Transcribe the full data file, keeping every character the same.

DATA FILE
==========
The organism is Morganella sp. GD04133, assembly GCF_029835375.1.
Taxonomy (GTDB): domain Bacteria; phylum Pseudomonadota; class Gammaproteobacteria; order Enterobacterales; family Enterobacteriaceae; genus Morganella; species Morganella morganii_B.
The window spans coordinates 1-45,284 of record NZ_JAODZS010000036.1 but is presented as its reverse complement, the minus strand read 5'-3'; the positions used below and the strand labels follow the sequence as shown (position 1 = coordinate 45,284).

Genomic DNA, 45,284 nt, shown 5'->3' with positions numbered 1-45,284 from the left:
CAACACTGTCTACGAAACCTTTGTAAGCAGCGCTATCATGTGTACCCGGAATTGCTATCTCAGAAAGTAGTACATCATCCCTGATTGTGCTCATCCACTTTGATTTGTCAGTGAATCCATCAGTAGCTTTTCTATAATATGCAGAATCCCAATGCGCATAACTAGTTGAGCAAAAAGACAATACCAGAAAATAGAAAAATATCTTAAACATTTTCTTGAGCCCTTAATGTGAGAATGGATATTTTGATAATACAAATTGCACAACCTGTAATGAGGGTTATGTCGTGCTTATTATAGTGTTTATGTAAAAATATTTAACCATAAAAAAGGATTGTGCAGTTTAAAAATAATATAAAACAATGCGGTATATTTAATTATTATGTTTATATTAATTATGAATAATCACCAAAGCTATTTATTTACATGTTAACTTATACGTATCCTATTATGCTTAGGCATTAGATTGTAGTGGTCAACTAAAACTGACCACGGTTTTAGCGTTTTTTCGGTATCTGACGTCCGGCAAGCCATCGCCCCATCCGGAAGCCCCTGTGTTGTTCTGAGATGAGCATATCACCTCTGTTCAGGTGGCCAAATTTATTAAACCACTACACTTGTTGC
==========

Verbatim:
The organism is Morganella sp. GD04133, assembly GCF_029835375.1.
Taxonomy (GTDB): domain Bacteria; phylum Pseudomonadota; class Gammaproteobacteria; order Enterobacterales; family Enterobacteriaceae; genus Morganella; species Morganella morganii_B.
The window spans coordinates 1-45,284 of record NZ_JAODZS010000036.1 but is presented as its reverse complement, the minus strand read 5'-3'; the positions used below and the strand labels follow the sequence as shown (position 1 = coordinate 45,284).

Genomic DNA, 45,284 nt, shown 5'->3' with positions numbered 1-45,284 from the left:
CAACACTGTCTACGAAACCTTTGTAAGCAGCGCTATCATGTGTACCCGGAATTGCTATCTCAGAAAGTAGTACATCATCCCTGATTGTGCTCATCCACTTTGATTTGTCAGTGAATCCATCAGTAGCTTTTCTATAATATGCAGAATCCCAATGCGCATAACTAGTTGAGCAAAAAGACAATACCAGAAAATAGAAAAATATCTTAAACATTTTCTTGAGCCCTTAATGTGAGAATGGATATTTTGATAATACAAATTGCACAACCTGTAATGAGGGTTATGTCGTGCTTATTATAGTGTTTATGTAAAAATATTTAACCATAAAAAAGGATTGTGCAGTTTAAAAATAATATAAAACAATGCGGTATATTTAATTATTATGTTTATATTAATTATGAATAATCACCAAAGCTATTTATTTACATGTTAACTTATACGTATCCTATTATGCTTAGGCATTAGATTGTAGTGGTCAACTAAAACTGACCACGGTTTTAGCGTTTTTTCGGTATCTGACGTCCGGCAAGCCATCGCCCCATCCGGAAGCCCCTGTGTTGTTCTGAGATGAGCATATCACCTCTGTTCAGGTGGCCAAATTTATTAAACCACTACACTTGTTGC